A comprehensive approach to identifying monitoring priorities of small landbirds on military installations

Donald P. Althoff, James W. Rivers, Jeffrey S. Pontius, Philip S. Gipson, Philip B. Woodford

Research output: Contribution to journalReview articlepeer-review

16 Scopus citations


Military installations provide important native habitat for songbirds, including many species that have experienced population declines in recent decades. As part of the Land Condition Trend Analysis (LCTA) program to monitor animal populations on military lands, we surveyed small (<250 g) breeding landbirds on 60 permanent plots on the Fort Riley Military Installation in northeastern Kansas from 1991 to 2002. During this period, species richness averaged 39.0 species (SE 0.9)/year and mean species richness per plot ranged from 3.6 species (SE = 0.2)/plot (1999) to 7.5 species (SE = 0.3)/plot (1992). Turnover (the appearance and disappearance of species on all plots from one year to the next) ranged from 5 species (2000-2001) to 16 species (1992-1993) and was driven primarily by turnover of woodland species. We developed an index of relative difference (C) to evaluate relative trends of local populations and found that 25 species declined 15 species increased, and 7 did not change. Based on migration assemblages, more resident species (6 of 10) and more short-distant migrants (9 of 12) decreased than long-distance migrants (10 vs. 11). Our analysis of major vegetation communities on plots showed few changes in the quantity of habitats (grassland vs. woodlands) during the study. Our results indicate that Fort Riley provides important habitats for many landbirds, particularly those that require grasslands for breeding. Several species exhibited local declines when compared to the regional Breeding Bird Survey routes. We offer an approach that evaluates population changes of small landbirds and provides objective inputs for conservation directives. These can be adopted easily for use on military installations (that use LCTA), parks, and wildlife refuges that have data from annual breeding bird surveys.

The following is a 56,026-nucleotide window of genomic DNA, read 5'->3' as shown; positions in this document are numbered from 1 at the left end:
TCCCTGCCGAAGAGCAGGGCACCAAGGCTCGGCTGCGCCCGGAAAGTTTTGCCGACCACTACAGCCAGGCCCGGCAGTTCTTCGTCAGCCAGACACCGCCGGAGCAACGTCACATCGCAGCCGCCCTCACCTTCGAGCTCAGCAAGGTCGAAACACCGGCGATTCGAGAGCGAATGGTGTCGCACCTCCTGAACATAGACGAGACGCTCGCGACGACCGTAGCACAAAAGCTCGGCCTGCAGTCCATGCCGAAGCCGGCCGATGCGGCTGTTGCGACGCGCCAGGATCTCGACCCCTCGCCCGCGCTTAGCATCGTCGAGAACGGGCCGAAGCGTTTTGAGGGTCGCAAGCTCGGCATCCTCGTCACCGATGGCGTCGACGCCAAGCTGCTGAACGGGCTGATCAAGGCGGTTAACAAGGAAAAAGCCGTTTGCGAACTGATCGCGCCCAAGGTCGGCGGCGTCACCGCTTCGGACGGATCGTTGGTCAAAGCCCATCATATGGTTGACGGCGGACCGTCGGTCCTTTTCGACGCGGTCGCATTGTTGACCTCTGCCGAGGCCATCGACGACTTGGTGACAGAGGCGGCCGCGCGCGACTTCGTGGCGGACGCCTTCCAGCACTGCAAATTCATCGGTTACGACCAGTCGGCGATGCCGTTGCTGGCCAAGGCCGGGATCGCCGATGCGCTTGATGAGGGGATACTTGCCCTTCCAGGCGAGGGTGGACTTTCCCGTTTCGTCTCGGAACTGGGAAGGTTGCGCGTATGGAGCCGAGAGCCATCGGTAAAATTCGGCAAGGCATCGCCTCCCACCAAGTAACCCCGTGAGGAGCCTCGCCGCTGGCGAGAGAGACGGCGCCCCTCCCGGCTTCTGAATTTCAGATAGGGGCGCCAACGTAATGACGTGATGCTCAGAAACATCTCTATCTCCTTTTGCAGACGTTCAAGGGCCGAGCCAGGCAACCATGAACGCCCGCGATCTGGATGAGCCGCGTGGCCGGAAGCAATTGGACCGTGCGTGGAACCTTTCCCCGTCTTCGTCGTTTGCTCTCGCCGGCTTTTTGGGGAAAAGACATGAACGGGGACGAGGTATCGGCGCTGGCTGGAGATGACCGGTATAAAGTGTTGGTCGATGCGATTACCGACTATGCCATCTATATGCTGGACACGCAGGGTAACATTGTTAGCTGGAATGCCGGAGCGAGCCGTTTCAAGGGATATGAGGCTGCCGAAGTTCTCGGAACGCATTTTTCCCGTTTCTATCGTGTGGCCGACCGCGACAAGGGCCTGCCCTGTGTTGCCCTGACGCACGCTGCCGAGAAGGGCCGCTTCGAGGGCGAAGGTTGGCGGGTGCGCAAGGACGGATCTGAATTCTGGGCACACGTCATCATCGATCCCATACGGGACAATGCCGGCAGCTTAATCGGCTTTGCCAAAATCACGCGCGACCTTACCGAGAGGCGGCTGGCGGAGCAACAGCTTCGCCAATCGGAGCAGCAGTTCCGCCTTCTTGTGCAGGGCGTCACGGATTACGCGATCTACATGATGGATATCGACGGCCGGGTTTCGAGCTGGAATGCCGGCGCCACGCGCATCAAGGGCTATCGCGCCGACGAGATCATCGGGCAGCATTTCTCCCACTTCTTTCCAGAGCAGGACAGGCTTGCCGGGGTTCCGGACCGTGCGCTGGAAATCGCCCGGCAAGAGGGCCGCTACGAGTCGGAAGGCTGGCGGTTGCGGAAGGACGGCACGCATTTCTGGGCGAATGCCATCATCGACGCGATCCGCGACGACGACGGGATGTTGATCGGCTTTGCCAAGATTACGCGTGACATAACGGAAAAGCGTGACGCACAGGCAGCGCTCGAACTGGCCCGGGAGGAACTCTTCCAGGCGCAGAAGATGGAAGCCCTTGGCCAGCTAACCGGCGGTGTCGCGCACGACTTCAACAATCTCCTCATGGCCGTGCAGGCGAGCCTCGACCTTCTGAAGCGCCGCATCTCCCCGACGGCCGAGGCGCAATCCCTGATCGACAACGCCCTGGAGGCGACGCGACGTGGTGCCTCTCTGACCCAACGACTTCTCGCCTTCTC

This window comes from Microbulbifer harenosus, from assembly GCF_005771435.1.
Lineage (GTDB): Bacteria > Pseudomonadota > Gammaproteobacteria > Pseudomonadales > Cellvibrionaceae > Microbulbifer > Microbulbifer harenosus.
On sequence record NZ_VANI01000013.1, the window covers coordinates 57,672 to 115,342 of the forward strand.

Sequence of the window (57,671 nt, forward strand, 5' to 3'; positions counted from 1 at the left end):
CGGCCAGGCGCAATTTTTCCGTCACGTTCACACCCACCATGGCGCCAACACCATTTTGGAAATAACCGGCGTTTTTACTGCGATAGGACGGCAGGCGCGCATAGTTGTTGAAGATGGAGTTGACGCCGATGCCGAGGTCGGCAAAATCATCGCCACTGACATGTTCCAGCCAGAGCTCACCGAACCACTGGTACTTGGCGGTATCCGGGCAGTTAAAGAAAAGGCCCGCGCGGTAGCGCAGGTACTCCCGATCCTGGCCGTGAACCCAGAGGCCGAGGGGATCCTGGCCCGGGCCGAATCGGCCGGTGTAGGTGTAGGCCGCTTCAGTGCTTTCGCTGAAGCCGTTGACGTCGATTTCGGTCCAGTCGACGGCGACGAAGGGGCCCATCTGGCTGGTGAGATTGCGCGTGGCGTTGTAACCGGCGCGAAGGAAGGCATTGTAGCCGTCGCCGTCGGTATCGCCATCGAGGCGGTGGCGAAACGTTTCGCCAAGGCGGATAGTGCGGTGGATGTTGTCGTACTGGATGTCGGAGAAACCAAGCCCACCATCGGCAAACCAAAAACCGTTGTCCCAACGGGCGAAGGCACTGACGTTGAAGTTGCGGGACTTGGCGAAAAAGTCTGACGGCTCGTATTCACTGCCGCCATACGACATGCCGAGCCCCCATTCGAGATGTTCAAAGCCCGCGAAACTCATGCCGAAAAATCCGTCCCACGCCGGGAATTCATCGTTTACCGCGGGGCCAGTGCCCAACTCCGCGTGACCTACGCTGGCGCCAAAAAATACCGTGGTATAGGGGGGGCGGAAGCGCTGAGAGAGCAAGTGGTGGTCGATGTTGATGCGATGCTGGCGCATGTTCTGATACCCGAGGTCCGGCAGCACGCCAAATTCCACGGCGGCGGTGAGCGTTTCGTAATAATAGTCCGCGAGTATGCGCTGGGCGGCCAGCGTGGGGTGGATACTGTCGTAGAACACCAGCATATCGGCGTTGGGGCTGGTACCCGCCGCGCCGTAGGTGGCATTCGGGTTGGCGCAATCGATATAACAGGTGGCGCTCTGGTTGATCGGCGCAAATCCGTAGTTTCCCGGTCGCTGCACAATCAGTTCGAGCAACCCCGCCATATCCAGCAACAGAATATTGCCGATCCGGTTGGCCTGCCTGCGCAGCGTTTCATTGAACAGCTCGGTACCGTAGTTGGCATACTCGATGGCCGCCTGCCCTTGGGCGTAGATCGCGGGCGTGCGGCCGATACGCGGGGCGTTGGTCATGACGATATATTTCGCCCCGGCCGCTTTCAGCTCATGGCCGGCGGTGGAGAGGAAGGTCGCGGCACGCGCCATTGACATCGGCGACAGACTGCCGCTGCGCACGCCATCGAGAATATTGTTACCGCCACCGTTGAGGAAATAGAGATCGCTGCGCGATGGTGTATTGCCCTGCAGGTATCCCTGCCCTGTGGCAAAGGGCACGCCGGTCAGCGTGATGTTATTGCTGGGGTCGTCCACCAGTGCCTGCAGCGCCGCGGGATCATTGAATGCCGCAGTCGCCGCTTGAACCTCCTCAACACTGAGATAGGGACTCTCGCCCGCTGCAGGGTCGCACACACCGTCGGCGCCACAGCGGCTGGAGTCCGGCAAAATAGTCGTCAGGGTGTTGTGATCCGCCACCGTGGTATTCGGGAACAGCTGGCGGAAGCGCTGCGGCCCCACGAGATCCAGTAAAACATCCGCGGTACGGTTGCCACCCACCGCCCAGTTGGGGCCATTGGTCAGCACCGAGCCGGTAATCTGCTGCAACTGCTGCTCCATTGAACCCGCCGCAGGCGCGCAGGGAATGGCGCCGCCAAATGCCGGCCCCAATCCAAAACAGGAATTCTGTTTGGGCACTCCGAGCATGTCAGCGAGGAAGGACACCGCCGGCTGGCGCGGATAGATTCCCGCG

Original languageEnglish
Pages (from-to)887-902
Number of pages16
JournalEnvironmental Management
Issue number6
StatePublished - Dec 2004


  • Index of relative difference
  • LCTA
  • Landbirds
  • Military installations
  • Population monitoring
  • Species richness


Dive into the research topics of 'A comprehensive approach to identifying monitoring priorities of small landbirds on military installations'. Together they form a unique fingerprint.

Cite this